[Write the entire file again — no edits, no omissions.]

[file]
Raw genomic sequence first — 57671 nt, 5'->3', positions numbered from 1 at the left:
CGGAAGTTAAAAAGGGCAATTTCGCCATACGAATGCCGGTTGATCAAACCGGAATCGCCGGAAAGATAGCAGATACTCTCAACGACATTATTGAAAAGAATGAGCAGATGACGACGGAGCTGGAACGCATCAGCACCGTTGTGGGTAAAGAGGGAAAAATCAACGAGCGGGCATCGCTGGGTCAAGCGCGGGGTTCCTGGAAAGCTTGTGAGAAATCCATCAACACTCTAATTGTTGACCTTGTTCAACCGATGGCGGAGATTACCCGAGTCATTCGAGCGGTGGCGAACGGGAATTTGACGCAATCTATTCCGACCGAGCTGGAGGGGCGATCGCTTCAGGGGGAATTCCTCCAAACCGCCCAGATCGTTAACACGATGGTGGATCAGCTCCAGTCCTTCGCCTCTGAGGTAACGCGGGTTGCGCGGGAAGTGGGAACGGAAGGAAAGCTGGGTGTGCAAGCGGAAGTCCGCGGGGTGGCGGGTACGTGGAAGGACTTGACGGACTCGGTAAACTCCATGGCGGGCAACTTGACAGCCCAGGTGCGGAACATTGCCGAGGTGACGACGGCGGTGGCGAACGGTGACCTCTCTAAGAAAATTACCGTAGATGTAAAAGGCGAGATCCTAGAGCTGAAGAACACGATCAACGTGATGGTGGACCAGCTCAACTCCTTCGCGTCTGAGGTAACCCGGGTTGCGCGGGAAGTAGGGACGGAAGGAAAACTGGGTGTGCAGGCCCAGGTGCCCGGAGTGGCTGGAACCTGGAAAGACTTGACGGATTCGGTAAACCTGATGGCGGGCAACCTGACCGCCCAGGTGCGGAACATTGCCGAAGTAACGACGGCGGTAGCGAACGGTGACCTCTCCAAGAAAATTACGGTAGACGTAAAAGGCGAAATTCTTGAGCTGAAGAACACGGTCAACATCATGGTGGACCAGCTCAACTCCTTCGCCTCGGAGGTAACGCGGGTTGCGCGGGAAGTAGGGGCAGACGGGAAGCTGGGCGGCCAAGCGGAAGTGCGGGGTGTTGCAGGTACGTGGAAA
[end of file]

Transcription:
Raw genomic sequence first — 57671 nt, 5'->3', positions numbered from 1 at the left:
CGGAAGTTAAAAAGGGCAATTTCGCCATACGAATGCCGGTTGATCAAACCGGAATCGCCGGAAAGATAGCAGATACTCTCAACGACATTATTGAAAAGAATGAGCAGATGACGACGGAGCTGGAACGCATCAGCACCGTTGTGGGTAAAGAGGGAAAAATCAACGAGCGGGCATCGCTGGGTCAAGCGCGGGGTTCCTGGAAAGCTTGTGAGAAATCCATCAACACTCTAATTGTTGACCTTGTTCAACCGATGGCGGAGATTACCCGAGTCATTCGAGCGGTGGCGAACGGGAATTTGACGCAATCTATTCCGACCGAGCTGGAGGGGCGATCGCTTCAGGGGGAATTCCTCCAAACCGCCCAGATCGTTAACACGATGGTGGATCAGCTCCAGTCCTTCGCCTCTGAGGTAACGCGGGTTGCGCGGGAAGTGGGAACGGAAGGAAAGCTGGGTGTGCAAGCGGAAGTCCGCGGGGTGGCGGGTACGTGGAAGGACTTGACGGACTCGGTAAACTCCATGGCGGGCAACTTGACAGCCCAGGTGCGGAACATTGCCGAGGTGACGACGGCGGTGGCGAACGGTGACCTCTCTAAGAAAATTACCGTAGATGTAAAAGGCGAGATCCTAGAGCTGAAGAACACGATCAACGTGATGGTGGACCAGCTCAACTCCTTCGCGTCTGAGGTAACCCGGGTTGCGCGGGAAGTAGGGACGGAAGGAAAACTGGGTGTGCAGGCCCAGGTGCCCGGAGTGGCTGGAACCTGGAAAGACTTGACGGATTCGGTAAACCTGATGGCGGGCAACCTGACCGCCCAGGTGCGGAACATTGCCGAAGTAACGACGGCGGTAGCGAACGGTGACCTCTCCAAGAAAATTACGGTAGACGTAAAAGGCGAAATTCTTGAGCTGAAGAACACGGTCAACATCATGGTGGACCAGCTCAACTCCTTCGCCTCGGAGGTAACGCGGGTTGCGCGGGAAGTAGGGGCAGACGGGAAGCTGGGCGGCCAAGCGGAAGTGCGGGGTGTTGCAGGTACGTGGAAA